By David Morgan, Associate Editor
After nearly two months of sitting on the sidelines, the NTT IndyCar Series has an official start date for the 2020 season to begin.
On June 6, Texas Motor Speedway will play host to the open-wheel series, which has been on hiatus since being suspended on March 13 due to the COVID-19 pandemic, behind closed doors, without fans in attendance and only select personnel on the track grounds for the event.
The move by TMS and IndyCar mirrors the comeback by NASCAR on May 17, which will also be held without fans in the stands.
While his 1.5-mile quad oval will be front and center when the season kicks off in a little more than a month, holding a race without fans is bittersweet for track president and general manager Eddie Gossage.
“The hard part is doing it without the fans,” Gossage said. “Really, I’ve held out hope that something would change. It just is, for me, a promoter, it’s just counter-intuitive to be talking about holding a race and not having fans in attendance.”
Expressing excitement about TMS hosting the first live sporting event in the state and the race being televised to a global audience, Gossage circled back to how bad he felt about not being able to have fans be able to experience the race live and in-person at the track.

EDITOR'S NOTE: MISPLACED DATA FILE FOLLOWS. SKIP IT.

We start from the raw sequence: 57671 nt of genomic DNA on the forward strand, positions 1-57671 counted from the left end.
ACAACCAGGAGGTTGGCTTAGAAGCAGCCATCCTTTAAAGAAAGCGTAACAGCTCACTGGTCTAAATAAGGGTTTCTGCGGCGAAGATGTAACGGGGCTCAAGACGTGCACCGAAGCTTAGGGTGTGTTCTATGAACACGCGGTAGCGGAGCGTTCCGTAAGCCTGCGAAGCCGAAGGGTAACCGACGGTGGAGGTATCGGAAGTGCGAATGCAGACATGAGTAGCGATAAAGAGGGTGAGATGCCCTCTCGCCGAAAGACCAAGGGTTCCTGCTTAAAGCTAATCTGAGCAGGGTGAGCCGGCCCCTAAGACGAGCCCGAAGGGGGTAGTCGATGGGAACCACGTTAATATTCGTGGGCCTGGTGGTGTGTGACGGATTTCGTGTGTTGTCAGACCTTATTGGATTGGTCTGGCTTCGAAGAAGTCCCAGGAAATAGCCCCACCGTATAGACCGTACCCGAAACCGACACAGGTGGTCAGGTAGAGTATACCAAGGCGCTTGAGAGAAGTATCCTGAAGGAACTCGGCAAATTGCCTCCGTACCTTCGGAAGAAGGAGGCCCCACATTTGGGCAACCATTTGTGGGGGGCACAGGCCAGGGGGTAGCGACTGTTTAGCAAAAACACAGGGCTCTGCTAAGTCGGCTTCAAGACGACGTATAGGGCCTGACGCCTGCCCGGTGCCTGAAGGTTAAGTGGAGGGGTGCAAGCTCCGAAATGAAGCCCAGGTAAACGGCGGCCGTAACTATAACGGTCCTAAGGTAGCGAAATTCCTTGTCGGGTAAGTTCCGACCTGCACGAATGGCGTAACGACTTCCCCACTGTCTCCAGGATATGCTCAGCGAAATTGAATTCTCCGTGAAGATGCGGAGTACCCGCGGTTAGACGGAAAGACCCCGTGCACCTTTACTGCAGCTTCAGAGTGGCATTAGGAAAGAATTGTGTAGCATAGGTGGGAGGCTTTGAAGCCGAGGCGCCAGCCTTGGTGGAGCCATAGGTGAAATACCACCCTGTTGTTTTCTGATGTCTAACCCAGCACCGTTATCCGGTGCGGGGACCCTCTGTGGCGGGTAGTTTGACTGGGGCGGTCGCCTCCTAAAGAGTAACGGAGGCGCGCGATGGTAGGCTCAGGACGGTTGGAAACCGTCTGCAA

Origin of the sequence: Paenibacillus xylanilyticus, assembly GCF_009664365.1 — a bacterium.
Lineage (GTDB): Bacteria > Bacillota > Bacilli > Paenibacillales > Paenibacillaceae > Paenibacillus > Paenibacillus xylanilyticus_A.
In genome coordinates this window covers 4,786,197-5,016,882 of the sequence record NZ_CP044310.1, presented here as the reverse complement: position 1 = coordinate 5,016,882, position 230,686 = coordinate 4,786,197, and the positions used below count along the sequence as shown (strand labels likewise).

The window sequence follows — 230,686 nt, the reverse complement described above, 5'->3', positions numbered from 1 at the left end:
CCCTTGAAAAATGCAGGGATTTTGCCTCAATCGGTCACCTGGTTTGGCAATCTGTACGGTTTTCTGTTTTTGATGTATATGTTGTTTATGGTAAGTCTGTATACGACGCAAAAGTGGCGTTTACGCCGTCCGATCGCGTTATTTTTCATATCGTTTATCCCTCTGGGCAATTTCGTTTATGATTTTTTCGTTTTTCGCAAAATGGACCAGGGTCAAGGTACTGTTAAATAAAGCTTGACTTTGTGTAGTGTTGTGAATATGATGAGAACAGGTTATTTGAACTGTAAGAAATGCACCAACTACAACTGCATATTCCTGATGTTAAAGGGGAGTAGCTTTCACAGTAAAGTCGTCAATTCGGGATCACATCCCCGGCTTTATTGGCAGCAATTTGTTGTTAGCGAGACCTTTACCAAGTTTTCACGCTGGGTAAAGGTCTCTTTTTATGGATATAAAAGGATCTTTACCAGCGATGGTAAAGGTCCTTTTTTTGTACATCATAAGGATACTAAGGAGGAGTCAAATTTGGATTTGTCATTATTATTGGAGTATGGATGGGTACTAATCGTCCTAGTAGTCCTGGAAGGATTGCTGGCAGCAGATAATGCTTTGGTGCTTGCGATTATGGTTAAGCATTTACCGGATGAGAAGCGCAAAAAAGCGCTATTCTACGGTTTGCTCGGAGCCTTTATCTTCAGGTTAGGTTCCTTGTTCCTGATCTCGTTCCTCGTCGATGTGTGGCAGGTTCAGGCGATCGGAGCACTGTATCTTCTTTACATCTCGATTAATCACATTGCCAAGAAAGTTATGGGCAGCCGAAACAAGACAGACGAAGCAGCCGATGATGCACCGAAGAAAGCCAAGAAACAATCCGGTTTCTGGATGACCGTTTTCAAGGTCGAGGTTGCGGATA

“It’s going to be the first live sports event in Texas. It’s going to come at a time when other sports cannot participate, so you won’t have a lot to compete with. We hope and IndyCar hopes that the race will have certainly increased ratings. It’s televised here in the U.S. and all around the globe and everybody, everywhere is thirsty for some live sports. That’s the upside. You think that should do well, so that’s exciting to us.
“But to me, it’s a gut punch to not have a live crowd. I’m a fan of racing and I know our fans and they want to be there. The upside is we’re one of the first sports back. I think only NASCAR will beat this IndyCar race back, but man, I hate doing it without a crowd. I just can’t get over that and I’ve been trying to get over that and get used to that idea for six or seven weeks now.”